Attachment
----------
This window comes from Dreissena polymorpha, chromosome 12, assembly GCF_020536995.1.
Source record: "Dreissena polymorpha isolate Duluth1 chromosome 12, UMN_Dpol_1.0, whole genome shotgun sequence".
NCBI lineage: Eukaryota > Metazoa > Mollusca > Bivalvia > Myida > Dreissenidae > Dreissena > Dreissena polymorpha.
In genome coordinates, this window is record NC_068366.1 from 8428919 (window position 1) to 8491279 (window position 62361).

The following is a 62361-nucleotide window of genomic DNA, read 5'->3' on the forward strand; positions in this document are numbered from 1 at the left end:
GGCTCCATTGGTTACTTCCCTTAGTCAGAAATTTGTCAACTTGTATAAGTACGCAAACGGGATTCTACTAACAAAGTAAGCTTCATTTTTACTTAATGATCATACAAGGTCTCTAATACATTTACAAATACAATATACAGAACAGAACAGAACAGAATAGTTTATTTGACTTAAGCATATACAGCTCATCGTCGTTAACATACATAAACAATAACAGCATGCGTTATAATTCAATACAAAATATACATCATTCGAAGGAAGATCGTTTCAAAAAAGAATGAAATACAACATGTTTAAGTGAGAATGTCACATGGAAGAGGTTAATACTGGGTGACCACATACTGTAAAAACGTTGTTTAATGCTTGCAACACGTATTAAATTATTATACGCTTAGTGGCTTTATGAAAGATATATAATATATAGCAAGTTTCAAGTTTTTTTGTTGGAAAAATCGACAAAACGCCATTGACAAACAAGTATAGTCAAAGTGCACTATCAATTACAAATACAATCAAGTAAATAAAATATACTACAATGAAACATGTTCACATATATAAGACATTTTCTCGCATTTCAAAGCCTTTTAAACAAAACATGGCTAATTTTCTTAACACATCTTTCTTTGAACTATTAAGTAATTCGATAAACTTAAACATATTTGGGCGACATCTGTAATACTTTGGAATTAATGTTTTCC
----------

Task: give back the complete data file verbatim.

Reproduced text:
This window comes from Dreissena polymorpha, chromosome 12, assembly GCF_020536995.1.
Source record: "Dreissena polymorpha isolate Duluth1 chromosome 12, UMN_Dpol_1.0, whole genome shotgun sequence".
NCBI lineage: Eukaryota > Metazoa > Mollusca > Bivalvia > Myida > Dreissenidae > Dreissena > Dreissena polymorpha.
In genome coordinates, this window is record NC_068366.1 from 8428919 (window position 1) to 8491279 (window position 62361).

The following is a 62361-nucleotide window of genomic DNA, read 5'->3' on the forward strand; positions in this document are numbered from 1 at the left end:
GGCTCCATTGGTTACTTCCCTTAGTCAGAAATTTGTCAACTTGTATAAGTACGCAAACGGGATTCTACTAACAAAGTAAGCTTCATTTTTACTTAATGATCATACAAGGTCTCTAATACATTTACAAATACAATATACAGAACAGAACAGAACAGAATAGTTTATTTGACTTAAGCATATACAGCTCATCGTCGTTAACATACATAAACAATAACAGCATGCGTTATAATTCAATACAAAATATACATCATTCGAAGGAAGATCGTTTCAAAAAAGAATGAAATACAACATGTTTAAGTGAGAATGTCACATGGAAGAGGTTAATACTGGGTGACCACATACTGTAAAAACGTTGTTTAATGCTTGCAACACGTATTAAATTATTATACGCTTAGTGGCTTTATGAAAGATATATAATATATAGCAAGTTTCAAGTTTTTTTGTTGGAAAAATCGACAAAACGCCATTGACAAACAAGTATAGTCAAAGTGCACTATCAATTACAAATACAATCAAGTAAATAAAATATACTACAATGAAACATGTTCACATATATAAGACATTTTCTCGCATTTCAAAGCCTTTTAAACAAAACATGGCTAATTTTCTTAACACATCTTTCTTTGAACTATTAAGTAATTCGATAAACTTAAACATATTTGGGCGACATCTGTAATACTTTGGAATTAATGTTTTCC